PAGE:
Section: Arts

Getting creative: Jones to read from latest novel

Getting creative: Jones to read from latest novel

by India Amos

Tayari Jones, author of notable novels such as Leaving Atlanta, The Untelling and Silver Sparrow, will be visiting Kenyon this week. She will speak tonight at 7:00 p.m. in the Gund Gallery’s Community Foundation Theater.

“She is a dynamic. I think students will really get a lot out of hearing her talk about her writing — writing in general, [and] how to be a writer,” said Katherine Weber, visiting professor of creative writing who arranged Jones’ visit.

Last year, Weber brought prominent members of the literary community to campus, such as John Donatich, who is both the director of Yale Press and the author of a novel and a memoir. Author Betsy Lerner was Donatich’s wife and a reputable literary agent. Weber, who is a novelist by trade, wanted to expose the Kenyon community to a wider array of fiction writers during this spring semester, and after much consideration, she arranged for Jones to visit Kenyon.

Jones’ dedication to her work is evident because, as is the case with her first two novels, she chooses to write about a certain event she witnessed (such as the Atlanta Child Murders that are described in Leaving Atlanta) or life in Georgia in general, so her pieces truly come to life both through her writing and her talks about her work.

“She doesn’t presume to be an authority,” Weber said. “She speaks from personal experience, but she has enormously impressive credentials.”

In addition to publishing her novels, Jones is the recipient of a Lifetime Achievement Award in Fine Arts from the Congressional Black Caucus Foundation. She is a graduate of Spelman College, the University of Iowa and Arizona State University. In addition, she works as an Associate Professor in the Masters of Fine Arts Program at Rutgers-Newark University. It was at this university where she received three awards: the Board of Trustees Award for Scholarly Excellence, the Presidential Fellowship for Teaching Excellence and a Leader in Faculty Diversity Award. Jones is not only supported by her scholastic community, but continues to receive praise on a national level. Her work has been supported by the National Endowment for the Arts, the United States Arts Foundation and the Arts Councils of Arizona and Illinois.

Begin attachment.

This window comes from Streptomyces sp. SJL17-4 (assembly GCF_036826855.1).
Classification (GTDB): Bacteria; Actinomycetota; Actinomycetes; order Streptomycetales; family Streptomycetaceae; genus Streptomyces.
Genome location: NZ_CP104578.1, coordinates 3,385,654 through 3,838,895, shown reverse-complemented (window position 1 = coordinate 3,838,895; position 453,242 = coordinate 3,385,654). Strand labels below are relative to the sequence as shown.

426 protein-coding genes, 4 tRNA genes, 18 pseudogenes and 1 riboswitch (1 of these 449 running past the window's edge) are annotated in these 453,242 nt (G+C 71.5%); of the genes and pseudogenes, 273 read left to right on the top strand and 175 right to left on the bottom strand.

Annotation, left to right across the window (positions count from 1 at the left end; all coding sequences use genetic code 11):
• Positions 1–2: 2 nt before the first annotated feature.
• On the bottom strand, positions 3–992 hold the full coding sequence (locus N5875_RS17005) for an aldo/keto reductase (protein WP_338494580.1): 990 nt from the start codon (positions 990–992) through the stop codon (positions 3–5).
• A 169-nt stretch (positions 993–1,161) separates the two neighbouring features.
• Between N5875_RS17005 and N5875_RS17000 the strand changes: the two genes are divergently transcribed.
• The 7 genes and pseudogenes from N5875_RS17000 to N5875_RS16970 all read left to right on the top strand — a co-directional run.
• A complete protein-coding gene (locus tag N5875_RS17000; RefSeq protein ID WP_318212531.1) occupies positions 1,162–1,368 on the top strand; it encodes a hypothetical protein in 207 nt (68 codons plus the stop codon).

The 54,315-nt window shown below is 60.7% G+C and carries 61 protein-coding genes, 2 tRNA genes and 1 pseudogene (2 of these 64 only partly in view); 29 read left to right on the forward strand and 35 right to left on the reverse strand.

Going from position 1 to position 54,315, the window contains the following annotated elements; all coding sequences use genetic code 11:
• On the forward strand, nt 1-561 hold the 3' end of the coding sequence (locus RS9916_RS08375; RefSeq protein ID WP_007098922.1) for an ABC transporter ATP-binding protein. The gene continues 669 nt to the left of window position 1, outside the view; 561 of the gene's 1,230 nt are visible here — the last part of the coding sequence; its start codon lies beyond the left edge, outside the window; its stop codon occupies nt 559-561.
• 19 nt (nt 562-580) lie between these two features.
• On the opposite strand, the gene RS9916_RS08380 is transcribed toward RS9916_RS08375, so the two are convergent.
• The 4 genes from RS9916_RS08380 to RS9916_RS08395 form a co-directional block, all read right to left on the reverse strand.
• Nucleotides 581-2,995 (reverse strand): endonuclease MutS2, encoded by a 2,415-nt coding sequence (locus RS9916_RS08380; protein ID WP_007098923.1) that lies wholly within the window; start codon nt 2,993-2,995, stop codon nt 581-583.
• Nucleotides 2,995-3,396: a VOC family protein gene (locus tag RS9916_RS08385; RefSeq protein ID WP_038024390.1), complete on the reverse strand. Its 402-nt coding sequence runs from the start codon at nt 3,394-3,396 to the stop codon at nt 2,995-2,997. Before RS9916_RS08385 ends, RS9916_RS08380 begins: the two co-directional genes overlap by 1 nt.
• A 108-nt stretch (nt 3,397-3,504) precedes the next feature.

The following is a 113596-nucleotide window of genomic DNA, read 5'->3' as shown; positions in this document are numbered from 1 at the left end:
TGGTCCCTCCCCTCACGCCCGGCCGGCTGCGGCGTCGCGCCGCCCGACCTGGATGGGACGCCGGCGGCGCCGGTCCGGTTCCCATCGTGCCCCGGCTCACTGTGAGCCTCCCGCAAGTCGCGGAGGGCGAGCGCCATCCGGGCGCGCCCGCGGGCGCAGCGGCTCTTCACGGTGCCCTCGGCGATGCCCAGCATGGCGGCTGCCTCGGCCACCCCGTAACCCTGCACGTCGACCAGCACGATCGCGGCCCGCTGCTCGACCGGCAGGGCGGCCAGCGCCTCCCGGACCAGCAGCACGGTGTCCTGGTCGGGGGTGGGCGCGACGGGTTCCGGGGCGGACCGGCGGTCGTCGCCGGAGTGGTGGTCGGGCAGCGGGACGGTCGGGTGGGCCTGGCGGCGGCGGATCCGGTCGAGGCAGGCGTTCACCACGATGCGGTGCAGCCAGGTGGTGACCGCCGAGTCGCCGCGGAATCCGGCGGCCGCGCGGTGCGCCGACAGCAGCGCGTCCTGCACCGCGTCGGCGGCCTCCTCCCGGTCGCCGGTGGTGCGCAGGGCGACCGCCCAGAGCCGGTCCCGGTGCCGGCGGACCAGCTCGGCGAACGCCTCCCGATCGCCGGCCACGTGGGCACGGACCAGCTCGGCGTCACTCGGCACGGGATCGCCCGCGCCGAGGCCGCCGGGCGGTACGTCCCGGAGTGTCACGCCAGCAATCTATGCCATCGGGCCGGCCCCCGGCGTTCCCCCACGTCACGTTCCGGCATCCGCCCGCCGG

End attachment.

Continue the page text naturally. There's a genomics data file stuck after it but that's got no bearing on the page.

This event will be sponsored by the English Department and the Department of Multicultural Affairs, along with assistance from organizations such as the Crozier Center for Women, the Hubbard Fund, the Gund Gallery and the African diaspora studies program.

“It’s really a wonderful synergy of support,” Weber said. “It’s been almost a year that I’ve been planning to bring her to campus, and now it’s happening.”

She noted that her allies in finding sponsorship have been Administrative Assistant Liza Chabot in the English Department and Assistant Director of Multicultural Affairs Monique Jernigan.

Jones will read an excerpt from her most recently published novel, Silver Sparrow, and will talk about the novel she is currently writing in greater detail. Her books will be available in the Bookstore prior to the event. In addition, books will be for sale in the Gallery before and after the reading. Also following her talk will be an opportunity for Jones to sign books, as well as a light reception.

Weber encourages all students to attend the reading.

“I hope people turn out to hear her who aren’t necessarily themselves writers,” Weber said. “Anyone interested in great contemporary fiction [should come].”


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